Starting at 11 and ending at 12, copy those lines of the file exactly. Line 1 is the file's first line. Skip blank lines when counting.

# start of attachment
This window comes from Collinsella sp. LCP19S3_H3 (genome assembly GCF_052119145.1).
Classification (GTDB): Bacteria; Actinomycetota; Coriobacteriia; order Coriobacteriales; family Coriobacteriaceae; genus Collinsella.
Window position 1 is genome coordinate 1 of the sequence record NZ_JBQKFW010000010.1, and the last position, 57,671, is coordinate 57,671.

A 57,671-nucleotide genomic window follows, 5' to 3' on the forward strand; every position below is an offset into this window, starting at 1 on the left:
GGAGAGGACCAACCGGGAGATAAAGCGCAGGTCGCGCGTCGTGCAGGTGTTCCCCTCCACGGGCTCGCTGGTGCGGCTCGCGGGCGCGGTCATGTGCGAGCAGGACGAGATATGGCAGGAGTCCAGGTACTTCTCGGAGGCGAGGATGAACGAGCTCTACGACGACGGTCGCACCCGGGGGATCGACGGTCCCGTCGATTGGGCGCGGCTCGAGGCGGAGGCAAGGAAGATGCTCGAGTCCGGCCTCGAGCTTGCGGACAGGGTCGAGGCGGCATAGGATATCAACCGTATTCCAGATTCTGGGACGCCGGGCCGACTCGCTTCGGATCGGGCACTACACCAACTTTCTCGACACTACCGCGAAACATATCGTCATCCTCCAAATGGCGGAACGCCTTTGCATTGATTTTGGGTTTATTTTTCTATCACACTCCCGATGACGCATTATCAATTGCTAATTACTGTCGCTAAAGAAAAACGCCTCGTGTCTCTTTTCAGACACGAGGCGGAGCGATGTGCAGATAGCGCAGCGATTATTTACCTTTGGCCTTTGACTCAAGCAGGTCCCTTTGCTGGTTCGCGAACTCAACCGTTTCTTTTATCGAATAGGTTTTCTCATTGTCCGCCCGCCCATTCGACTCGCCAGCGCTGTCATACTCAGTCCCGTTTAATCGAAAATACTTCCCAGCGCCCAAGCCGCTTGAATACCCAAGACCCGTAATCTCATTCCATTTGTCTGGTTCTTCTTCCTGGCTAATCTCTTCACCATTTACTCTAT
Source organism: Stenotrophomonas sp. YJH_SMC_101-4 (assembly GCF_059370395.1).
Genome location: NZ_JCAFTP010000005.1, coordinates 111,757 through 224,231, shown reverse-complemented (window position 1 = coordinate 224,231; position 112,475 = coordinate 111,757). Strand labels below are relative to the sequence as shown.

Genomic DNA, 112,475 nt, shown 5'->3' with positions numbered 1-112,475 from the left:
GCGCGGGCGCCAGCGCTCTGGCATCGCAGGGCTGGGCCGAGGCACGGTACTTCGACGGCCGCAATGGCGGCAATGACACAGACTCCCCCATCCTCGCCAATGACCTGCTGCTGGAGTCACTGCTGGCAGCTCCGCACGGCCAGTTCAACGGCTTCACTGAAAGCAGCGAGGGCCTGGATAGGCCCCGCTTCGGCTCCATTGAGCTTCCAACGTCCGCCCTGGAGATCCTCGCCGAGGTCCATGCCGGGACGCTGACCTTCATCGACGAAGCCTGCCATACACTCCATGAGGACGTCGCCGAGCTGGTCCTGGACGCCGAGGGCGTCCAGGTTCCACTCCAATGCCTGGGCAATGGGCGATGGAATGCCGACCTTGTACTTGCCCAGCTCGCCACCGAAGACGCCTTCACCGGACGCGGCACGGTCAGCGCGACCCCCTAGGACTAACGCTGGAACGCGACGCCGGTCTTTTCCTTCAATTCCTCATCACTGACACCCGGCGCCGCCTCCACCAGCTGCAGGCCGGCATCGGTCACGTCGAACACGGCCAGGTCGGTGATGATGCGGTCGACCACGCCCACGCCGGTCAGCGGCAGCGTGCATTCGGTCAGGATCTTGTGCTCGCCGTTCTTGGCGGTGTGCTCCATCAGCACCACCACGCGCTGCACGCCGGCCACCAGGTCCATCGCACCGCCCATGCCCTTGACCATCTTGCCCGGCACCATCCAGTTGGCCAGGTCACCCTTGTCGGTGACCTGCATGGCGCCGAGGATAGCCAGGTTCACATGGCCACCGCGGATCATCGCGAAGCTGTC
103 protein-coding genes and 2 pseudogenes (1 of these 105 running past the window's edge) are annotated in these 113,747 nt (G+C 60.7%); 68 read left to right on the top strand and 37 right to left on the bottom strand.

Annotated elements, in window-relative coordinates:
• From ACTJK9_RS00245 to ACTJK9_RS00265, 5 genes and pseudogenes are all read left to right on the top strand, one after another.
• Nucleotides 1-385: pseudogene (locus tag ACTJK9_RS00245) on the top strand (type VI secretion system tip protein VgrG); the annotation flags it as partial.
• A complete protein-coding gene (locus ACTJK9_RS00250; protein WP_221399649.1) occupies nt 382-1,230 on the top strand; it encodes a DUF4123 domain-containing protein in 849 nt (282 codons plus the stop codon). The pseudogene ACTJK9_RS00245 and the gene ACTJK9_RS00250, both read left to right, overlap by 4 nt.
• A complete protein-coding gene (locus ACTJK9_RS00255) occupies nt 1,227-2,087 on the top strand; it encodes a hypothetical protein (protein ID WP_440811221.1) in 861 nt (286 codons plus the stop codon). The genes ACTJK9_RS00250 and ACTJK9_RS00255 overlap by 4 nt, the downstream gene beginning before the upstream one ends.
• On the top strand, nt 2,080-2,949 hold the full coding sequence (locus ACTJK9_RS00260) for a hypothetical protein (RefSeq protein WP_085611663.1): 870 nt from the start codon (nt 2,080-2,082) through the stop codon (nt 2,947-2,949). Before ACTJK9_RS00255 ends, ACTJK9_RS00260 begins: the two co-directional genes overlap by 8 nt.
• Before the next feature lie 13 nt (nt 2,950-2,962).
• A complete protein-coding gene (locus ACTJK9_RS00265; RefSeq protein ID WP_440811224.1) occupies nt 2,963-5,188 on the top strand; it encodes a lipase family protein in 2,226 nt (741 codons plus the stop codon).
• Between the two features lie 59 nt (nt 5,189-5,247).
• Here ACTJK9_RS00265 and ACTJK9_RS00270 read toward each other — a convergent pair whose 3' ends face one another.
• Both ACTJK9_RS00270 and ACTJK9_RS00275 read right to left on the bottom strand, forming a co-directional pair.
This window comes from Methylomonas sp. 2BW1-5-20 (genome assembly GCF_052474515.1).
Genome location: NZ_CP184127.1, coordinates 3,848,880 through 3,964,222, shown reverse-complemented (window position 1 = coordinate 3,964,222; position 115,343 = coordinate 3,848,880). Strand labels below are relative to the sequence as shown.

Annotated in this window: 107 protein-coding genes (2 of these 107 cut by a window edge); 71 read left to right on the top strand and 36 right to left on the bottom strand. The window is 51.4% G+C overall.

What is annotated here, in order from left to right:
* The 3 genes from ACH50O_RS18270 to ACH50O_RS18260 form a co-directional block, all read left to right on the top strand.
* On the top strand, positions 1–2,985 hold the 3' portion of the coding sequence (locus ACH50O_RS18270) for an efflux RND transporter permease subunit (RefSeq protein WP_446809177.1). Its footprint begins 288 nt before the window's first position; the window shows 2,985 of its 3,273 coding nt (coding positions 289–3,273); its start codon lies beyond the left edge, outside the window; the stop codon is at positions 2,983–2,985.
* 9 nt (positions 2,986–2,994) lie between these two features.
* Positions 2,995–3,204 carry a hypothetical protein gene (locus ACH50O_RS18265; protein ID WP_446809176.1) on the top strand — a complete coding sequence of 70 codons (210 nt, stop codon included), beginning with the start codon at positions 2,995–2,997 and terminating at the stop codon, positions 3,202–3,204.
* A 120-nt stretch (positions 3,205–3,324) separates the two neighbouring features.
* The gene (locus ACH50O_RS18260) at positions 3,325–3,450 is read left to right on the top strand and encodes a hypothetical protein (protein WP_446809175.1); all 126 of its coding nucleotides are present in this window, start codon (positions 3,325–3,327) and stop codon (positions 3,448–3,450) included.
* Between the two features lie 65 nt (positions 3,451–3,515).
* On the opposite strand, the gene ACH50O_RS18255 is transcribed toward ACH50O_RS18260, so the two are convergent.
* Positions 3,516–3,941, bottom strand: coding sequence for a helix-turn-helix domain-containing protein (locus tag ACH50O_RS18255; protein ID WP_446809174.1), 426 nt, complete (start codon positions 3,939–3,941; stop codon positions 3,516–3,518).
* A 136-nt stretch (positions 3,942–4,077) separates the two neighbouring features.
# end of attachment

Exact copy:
Annotated elements, in window-relative coordinates:
• From ACTJK9_RS00245 to ACTJK9_RS00265, 5 genes and pseudogenes are all read left to right on the top strand, one after another.